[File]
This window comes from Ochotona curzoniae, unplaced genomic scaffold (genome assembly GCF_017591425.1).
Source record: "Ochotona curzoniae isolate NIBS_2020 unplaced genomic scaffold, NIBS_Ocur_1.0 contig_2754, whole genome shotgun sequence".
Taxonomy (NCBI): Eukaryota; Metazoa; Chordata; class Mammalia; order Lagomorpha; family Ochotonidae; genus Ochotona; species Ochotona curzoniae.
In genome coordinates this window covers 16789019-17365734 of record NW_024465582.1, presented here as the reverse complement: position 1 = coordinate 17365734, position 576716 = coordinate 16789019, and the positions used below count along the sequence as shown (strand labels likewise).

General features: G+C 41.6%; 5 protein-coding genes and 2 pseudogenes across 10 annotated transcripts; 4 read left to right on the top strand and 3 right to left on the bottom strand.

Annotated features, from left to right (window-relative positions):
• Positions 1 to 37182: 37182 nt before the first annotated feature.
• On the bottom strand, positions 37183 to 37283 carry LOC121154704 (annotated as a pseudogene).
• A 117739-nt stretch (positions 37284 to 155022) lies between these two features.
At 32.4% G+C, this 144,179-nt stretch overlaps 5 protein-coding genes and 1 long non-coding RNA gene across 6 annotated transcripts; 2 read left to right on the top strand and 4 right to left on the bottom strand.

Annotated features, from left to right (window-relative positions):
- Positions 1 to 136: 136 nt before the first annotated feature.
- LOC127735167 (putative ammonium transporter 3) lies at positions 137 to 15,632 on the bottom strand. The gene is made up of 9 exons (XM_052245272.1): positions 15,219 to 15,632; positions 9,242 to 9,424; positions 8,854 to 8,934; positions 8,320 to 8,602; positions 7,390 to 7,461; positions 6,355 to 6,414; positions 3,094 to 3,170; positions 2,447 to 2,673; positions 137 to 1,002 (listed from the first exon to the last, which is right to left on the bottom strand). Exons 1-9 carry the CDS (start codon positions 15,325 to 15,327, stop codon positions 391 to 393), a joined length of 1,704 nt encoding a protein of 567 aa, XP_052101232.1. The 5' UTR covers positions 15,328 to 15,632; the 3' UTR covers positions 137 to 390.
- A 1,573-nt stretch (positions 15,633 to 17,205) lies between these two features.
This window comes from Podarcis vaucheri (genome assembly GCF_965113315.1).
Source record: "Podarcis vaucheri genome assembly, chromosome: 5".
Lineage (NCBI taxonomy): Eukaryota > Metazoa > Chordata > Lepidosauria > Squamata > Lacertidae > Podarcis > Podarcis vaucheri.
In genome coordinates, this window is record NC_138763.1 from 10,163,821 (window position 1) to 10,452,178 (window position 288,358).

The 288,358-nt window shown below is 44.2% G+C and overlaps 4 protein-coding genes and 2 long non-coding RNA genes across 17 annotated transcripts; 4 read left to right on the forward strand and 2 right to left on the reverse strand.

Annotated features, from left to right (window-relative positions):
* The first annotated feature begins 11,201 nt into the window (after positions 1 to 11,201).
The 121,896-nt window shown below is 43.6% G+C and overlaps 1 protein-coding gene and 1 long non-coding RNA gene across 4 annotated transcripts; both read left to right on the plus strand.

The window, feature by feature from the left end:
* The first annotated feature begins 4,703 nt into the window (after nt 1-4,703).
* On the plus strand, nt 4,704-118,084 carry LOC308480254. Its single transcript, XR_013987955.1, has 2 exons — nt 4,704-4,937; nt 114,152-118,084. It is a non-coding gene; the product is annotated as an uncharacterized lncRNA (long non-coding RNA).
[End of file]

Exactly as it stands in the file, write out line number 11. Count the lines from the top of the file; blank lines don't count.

Annotated features, from left to right (window-relative positions):